If not, studies were undertaken to see if the C-5 has a future as a civilian cargo aircraft, after all. With that low readiness rate, however, it’s unlikely.
Contracts & Key Events
Unless otherwise noted, all contracts are issued to Lockheed Martin in Marietta, GA by the USAF’s Headquarters Aeronautical Systems Center at Wright-Patterson Air Force Base, OH. Note that the collection of entries becomes less complete before 2006.
June 2/22: Control Display Lockheed Martin won a $34.7 million contract modification for the C-5 Super Galaxy Replacement Multi-Functional Control Display Program. The modification provides for engineering and technical services to produce a hardware and software prototype architecture for transition into the engineering and manufacturing development phase. Work will take place Texas. Expected completion date will be by May 31, 2025.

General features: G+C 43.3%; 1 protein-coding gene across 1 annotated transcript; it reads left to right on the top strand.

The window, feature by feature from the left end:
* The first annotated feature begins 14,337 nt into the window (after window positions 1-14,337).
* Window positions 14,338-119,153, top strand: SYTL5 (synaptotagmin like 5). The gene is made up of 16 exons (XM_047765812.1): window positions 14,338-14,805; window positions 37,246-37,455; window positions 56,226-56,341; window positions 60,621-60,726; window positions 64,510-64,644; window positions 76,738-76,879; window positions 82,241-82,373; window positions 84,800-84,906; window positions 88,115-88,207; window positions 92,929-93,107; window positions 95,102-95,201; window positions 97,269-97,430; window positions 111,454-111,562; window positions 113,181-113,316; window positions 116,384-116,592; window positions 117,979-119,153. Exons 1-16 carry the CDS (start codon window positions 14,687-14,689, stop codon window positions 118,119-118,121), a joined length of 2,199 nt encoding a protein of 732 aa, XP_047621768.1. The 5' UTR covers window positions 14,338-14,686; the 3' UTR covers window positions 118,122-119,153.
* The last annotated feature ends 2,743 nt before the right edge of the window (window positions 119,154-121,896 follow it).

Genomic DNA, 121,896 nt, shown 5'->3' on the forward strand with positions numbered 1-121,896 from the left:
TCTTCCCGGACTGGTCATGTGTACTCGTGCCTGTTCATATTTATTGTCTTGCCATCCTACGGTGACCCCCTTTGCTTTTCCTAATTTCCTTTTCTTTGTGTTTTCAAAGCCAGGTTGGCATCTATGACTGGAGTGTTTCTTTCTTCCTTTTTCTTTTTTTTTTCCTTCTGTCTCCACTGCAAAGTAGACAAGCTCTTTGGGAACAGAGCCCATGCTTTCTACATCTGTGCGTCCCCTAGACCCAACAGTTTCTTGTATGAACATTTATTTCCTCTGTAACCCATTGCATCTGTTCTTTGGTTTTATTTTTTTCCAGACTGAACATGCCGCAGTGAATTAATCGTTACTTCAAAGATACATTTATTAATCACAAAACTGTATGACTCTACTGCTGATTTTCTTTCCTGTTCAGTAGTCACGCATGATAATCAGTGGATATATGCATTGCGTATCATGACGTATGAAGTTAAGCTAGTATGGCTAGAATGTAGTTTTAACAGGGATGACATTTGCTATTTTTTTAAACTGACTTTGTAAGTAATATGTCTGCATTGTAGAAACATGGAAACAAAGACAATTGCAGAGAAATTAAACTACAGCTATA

October 23/18: Upgrades Honeywell International is being tapped to support the Air Force’s fleet of C-5M Super Galaxy transport aircraft. Under this $7.8 million firm-fixed-priced order the company will be responsible to upgrade 85 Versatile Integrated Avionics/Avionics Integrated Units (VIA/AIU) to the 905 configuration. The upgrades are part of the Galaxy’s Global Air Traffic Management (GATM) avionics program. The VIA software system has six primary “partitions” or applications that include flight management, com/nav/surveillance/identification (CNSI), communication management, display services and all-weather flight control. The C-5M VIA/AIU repair and upgrade effort is a key component to the overall Core Mission Computer/Weather Radar aircraft modification/installation kit that replaces the current mission computer, and replaces the weather radar with a commercial off-the-shelf color weather radar. Work will be perfumed at Honeywell’s location in Albuquerque, New Mexico, and is expected to be completed by June 14, 2020.